You Won’t Want to Think About This (But You Should)
Estate Planning. For a lot of people, especially young couples in their 30’s, nothing feels less important or more remote than the need for estate planning. It’s so easy to put off, especially when it addresses a topic that few of us want to contemplate. Who wants to think about their own death anyway?
But I think this focus is misplaced. Estate planning really isn’t about the person who passes away. Rather, it’s about the people who are left behind. And for younger couples in their 30’s, this frequently includes some very important people who are counting on you to take care of them: your children.
Think of estate planning as an opportunity. You have an opportunity to make it easy on those who are responsible for taking care of your affairs if you were to unexpectedly pass away. You have an opportunity to ensure that your children get the right caregiver to watch over them until they are old enough to take care of themselves. You have an opportunity to ensure that your financial assets pass on to the people you want to receive them. You have an opportunity to ensure precious family keepsakes remain with the family member of your choosing.
The alternative? The default estate plan: you do nothing and the state makes all of those decisions for you. Not a comforting thought.
So what do you need to do? First, start thinking through several important questions like:
- Who would you want to inherit your financial assets, your house, your cars, your personal property?
- Who would you want to be the guardian of your children?
- Who would you want to handle your financial affairs to ensure that your wishes are carried out?
- Who would you want to do the above two things if your first choice for the role wasn’t available?
Once you’ve thought through questions like these, you’ll need to get your estate planning documents created. To accomplish this task, I highly recommend that you work with a qualified attorney. Two important points:
- Many people ask if they can use documents that they’ve found on the internet. I strongly discourage you from going this route. Estate planning can be a complex and complicated task, especially when you have children to consider. Moreover, keep in mind that you are creating documents that must work within your state’s legal framework, which more than likely consists of a set of complex and complicated laws. Better to know that your documents have been created by a true professional who understands these complexities than to “wing it” by pulling something off the internet.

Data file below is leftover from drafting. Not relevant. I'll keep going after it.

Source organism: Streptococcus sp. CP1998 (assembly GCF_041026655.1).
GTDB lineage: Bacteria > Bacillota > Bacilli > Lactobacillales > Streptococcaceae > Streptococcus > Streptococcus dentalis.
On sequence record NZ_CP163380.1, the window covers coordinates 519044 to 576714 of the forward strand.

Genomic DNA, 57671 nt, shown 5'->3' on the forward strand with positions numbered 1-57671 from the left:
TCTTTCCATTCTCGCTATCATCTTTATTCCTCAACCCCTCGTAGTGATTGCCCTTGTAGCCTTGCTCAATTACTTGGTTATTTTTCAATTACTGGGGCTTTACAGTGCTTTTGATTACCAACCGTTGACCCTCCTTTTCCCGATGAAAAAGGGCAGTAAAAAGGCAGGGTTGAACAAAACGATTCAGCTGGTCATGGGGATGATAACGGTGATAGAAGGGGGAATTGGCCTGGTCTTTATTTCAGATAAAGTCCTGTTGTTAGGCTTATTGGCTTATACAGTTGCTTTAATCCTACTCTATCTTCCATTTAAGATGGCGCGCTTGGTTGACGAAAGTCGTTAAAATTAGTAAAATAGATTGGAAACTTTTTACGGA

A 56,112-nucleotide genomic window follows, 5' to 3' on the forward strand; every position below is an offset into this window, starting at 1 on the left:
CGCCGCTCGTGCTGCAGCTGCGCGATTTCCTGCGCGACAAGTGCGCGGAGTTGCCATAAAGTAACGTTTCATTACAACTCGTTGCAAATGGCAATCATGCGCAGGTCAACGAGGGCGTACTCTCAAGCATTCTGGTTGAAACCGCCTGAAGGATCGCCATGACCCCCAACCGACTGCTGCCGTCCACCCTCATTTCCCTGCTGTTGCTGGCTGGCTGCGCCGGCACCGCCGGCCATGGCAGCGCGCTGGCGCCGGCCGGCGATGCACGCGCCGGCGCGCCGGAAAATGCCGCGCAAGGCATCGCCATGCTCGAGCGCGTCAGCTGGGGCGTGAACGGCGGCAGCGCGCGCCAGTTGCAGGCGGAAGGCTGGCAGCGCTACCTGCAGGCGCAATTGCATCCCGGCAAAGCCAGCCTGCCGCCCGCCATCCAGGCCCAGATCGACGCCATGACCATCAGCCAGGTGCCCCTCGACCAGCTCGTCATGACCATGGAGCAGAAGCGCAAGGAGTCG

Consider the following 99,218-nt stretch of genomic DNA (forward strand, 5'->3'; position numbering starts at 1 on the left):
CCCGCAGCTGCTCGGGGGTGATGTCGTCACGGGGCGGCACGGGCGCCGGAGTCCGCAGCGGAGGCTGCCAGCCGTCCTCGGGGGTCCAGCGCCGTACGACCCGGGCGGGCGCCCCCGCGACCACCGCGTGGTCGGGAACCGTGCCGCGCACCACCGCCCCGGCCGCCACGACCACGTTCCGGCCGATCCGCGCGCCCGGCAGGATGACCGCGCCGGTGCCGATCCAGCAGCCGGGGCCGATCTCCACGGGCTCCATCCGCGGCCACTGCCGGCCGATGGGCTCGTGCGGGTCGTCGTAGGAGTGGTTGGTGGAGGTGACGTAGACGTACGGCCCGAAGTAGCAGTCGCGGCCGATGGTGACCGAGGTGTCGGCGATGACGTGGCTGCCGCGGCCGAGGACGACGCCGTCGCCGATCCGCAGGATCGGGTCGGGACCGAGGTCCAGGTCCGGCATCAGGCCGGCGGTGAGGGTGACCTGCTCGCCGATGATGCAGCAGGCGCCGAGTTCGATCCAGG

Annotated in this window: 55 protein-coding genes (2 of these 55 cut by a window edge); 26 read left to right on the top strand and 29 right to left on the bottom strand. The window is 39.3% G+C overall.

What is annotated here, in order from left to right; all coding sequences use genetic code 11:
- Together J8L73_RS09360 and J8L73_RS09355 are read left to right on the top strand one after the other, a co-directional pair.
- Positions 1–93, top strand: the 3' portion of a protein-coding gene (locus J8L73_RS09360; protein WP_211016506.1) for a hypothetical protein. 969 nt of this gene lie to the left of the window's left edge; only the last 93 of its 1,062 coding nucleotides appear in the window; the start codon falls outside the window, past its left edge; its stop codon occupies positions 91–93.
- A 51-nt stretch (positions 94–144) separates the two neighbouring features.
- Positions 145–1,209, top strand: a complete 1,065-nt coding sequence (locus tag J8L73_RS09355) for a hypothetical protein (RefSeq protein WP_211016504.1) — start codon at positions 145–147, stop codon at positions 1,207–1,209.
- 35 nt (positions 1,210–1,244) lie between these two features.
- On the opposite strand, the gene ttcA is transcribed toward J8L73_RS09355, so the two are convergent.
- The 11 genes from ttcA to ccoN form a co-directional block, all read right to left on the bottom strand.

- Attorneys are like ice cream – they come in many different flavors. As a comprehensive financial planner who incorporates estate planning into my financial planning process, I’ve reviewed many sets of estate planning documents. Some are well-crafted, others are far from it. Make choosing a knowledgeable attorney who will prepare a set of well-crafted documents that are designed to do what you want them to do a high priority. If you are not sure who fits the bill, ask your financial planner for a recommendation.
After your documents have been finalized and signed, you’re all done right? Not so fast! You still need to update titles and beneficiaries on all of your financial assets. And what about the Personal Representative you’ve named to carry out your wishes? How will he or she know about all of your financial assets and how to access them? Creating a comprehensive list of your assets is one of the greatest gifts you can leave to your Personal Representative.
Here’s the bottom line: estate planning isn’t something any of us wants to do. But it presents a real opportunity to ensure your loved ones will be well-taken care of should you unexpectedly pass away and, when done properly, it substantially eases the burden of the person trying to manage your affairs for you after you’re gone.
Greg Pierce is a Fee Only financial planner located in St. Louis, MO, who specializes in helping people make smart decisions in retirement planning, college education planning, tax planning, investments and more.